He was on bail at the time of his death still awaiting sentencing and Smith was aware of the incident and at the very minimum knew that Conolly had access to guns or had friends that had access to them. He told the court this may have weighed on the defendant and her decisions on that fateful day.
Grimwood also put on record a schedule documenting police call-outs or complaints of history between Conolly and Smith with police involvement. It appears that both parties were making these call-outs to the authorities. He apologized for the lateness of the submission.
However, Nicole Petit for the prosecution argued that the reasonableness of these submissions at this late hour would have to be considered seriously by the court. She pointed out Smith was fully aware of the allegations and facts and a considerable amount of time has passed since the offense in 2016 and the current incident that led to his death. Despite her knowledge of the allegations, Smith continued to live with him the DPP argued.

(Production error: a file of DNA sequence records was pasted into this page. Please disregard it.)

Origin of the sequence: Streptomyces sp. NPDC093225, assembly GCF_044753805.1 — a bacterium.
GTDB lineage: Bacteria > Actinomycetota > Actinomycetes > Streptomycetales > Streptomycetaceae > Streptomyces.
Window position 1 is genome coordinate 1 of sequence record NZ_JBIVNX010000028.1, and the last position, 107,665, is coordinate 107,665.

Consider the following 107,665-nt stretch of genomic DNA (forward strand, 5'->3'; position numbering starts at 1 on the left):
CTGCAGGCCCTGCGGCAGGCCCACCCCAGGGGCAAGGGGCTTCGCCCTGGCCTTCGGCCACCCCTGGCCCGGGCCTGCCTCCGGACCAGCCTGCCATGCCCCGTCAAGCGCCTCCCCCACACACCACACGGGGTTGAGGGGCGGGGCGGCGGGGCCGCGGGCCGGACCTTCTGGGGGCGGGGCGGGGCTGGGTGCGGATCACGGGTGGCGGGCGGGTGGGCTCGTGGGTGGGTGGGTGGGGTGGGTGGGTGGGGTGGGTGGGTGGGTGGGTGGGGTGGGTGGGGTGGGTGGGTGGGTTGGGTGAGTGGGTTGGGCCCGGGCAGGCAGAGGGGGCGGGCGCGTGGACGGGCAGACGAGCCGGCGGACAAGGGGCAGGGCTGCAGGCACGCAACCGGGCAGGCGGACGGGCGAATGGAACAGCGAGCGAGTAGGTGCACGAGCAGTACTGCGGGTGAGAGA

She further observed that there was no mention of this matter at the time of arrest, during the numerous court dates and previous sentencing hearing, or even at the time of the social inquiry report (SIR) and it was unreasonable that this would not be raised as an issue.
The judge did consider these arguments and noted that “this court considers it surprising that the defendant did not previously mention this.” and as such, it would give this limited consideration.
It was agreed that 24-hour lockdown monitored curfew to be added as time being in custody. The judge considered the time on lockdown as well. The judge started with a sentence before education was 12 years and 6 months before deductions and then reduced to 9 years and 6 months.
There was a further reduction of 7 years and 1 month with time served to be deducted and times served during curfew to be deducted subject to calculations that need to be received from both attorneys.
She is also subject to a counseling order from the DCFS.